What is an Offer In Compromise?

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An Offer in Compromise is aimed at collecting as much taxes as a taxpayer is reasonably able to pay immediately rather than waste more time and money in attempting to retrieve the full tax amount and potentially be unsuccessful at it. This program allows anyone who owes back taxes to the IRS to offer a compromise, or an amount that they can pay right now that will wipe the slate clean and get you back on the road to financial solvency. The Offer in Compromise is granted on an individual merit basis. Therefore, someone else’s successful application may not be typical of your application.  Click here to read or watch more IRS Help resources.

Your eligibility for an Offer in Compromise depends on your RCP or Reasonable Collection Potential which basically refers to how much the IRS can reasonably expect to collect from you. The IRS will examine your entire financial position and make a ruling that says what is reasonable to collect from you at this time. The IRS will not accept any offer that is less than the RCP they assess.  Click here to watch or read more information on IRS Back Taxes.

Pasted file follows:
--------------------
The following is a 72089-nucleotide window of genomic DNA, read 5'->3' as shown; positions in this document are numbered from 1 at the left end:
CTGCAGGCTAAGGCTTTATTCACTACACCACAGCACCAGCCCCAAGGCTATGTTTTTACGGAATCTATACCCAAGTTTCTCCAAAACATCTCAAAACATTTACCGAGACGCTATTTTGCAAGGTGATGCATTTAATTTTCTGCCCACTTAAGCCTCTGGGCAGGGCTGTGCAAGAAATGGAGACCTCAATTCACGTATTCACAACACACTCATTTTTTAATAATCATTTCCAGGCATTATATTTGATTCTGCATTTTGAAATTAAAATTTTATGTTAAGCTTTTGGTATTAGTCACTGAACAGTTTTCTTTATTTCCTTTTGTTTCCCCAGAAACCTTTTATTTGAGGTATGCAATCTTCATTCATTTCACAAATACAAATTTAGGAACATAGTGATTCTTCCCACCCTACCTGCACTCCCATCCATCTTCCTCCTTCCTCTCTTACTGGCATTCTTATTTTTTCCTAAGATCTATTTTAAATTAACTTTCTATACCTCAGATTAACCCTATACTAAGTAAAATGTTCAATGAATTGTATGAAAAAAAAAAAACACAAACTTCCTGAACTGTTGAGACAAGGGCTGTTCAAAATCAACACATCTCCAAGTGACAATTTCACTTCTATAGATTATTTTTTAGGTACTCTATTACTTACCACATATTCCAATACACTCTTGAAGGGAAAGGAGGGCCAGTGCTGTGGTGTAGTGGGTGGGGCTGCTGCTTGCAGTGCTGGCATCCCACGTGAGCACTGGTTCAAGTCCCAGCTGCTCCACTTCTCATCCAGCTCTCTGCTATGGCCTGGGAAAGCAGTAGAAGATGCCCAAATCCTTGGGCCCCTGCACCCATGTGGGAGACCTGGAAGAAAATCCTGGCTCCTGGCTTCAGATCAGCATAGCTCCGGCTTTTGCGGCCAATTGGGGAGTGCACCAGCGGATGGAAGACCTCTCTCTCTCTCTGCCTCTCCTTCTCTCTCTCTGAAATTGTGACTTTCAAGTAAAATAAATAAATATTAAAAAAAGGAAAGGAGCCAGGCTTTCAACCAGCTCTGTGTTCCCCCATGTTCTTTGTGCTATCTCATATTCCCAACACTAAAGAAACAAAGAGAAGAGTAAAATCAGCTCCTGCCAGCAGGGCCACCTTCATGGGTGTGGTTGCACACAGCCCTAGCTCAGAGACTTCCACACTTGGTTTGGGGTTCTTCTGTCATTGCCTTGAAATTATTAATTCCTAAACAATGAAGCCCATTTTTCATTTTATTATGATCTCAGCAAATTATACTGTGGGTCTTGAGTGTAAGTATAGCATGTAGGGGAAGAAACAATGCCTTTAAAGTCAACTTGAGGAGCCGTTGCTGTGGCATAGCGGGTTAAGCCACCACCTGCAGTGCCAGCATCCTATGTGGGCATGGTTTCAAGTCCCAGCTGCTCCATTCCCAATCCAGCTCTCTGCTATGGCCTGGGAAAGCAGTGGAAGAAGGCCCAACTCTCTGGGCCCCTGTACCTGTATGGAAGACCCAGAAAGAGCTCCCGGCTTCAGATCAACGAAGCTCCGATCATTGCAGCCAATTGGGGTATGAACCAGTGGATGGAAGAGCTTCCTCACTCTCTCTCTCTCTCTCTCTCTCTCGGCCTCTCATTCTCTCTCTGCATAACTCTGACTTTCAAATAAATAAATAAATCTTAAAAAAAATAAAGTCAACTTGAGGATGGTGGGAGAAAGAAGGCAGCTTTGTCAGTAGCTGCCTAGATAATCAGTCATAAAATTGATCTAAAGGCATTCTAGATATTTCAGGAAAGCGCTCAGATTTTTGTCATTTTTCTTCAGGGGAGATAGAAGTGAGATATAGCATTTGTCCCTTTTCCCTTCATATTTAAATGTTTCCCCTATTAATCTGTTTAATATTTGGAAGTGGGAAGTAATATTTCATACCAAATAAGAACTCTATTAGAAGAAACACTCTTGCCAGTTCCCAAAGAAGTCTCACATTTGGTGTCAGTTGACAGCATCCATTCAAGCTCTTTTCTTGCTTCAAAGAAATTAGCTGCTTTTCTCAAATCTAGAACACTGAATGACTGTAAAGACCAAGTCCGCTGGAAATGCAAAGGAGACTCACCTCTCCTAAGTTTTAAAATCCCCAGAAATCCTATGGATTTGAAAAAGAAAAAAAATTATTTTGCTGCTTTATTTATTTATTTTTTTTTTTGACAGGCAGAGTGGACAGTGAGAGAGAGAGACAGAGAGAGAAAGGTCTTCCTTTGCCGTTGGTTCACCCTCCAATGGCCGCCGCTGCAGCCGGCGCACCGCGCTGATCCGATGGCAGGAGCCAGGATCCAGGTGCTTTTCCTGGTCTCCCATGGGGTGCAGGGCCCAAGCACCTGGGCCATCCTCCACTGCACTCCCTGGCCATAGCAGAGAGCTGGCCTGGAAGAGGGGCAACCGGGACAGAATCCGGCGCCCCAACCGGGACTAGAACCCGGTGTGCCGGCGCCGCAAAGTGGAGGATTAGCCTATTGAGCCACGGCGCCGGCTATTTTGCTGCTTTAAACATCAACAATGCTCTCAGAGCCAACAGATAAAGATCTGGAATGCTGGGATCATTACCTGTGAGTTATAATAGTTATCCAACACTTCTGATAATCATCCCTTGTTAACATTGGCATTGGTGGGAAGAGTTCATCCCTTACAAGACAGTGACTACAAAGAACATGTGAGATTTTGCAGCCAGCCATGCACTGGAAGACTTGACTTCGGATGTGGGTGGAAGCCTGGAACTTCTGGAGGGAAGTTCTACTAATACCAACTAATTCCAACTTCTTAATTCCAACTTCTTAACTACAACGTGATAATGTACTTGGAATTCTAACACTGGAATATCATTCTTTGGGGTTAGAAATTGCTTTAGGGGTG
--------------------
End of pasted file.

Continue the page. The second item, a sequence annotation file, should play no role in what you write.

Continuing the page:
There are 3 types of Offers in Compromise. The first is known as a Doubt as to Collectability. This type means that it is highly unlikely that you will be able to fully settle your tax debt before your due date. For example, if you need to pay $10,000 of taxes within the next 2 months but your monthly salary is only $4,000 per month, obviously, you would not be able to meet your obligations in the time remaining.

The second type of Offer in Compromise is called Doubt of Liability. This means that there is a doubt, no matter how small, that the amount of money you owe is not correct. The doubt may be about whether you actually owe the tax that is attributed to you (or does someone else owe it). Alternatively, it may be a doubt over the accuracy of the quantum of tax. Regardless of the reason, if you can show that you are not legally responsible for the money you owe or that its calculation is erroneous, you can offer a compromise that correctly reflects what you actually owe.

The final compromise is the Hardship category that many people fall into. This means that the complete collection of your total debt would create an economic hardship that you and your family may not recover from, in which case you can make an Offer in Compromise and the IRS is likely to approve of it.

To find out more about the Offer in Compromise, you should consult a tax attorney. He or she will explain in greater detail and will give you a URL so you can print out the forms you need to fill out to apply for the compromise.


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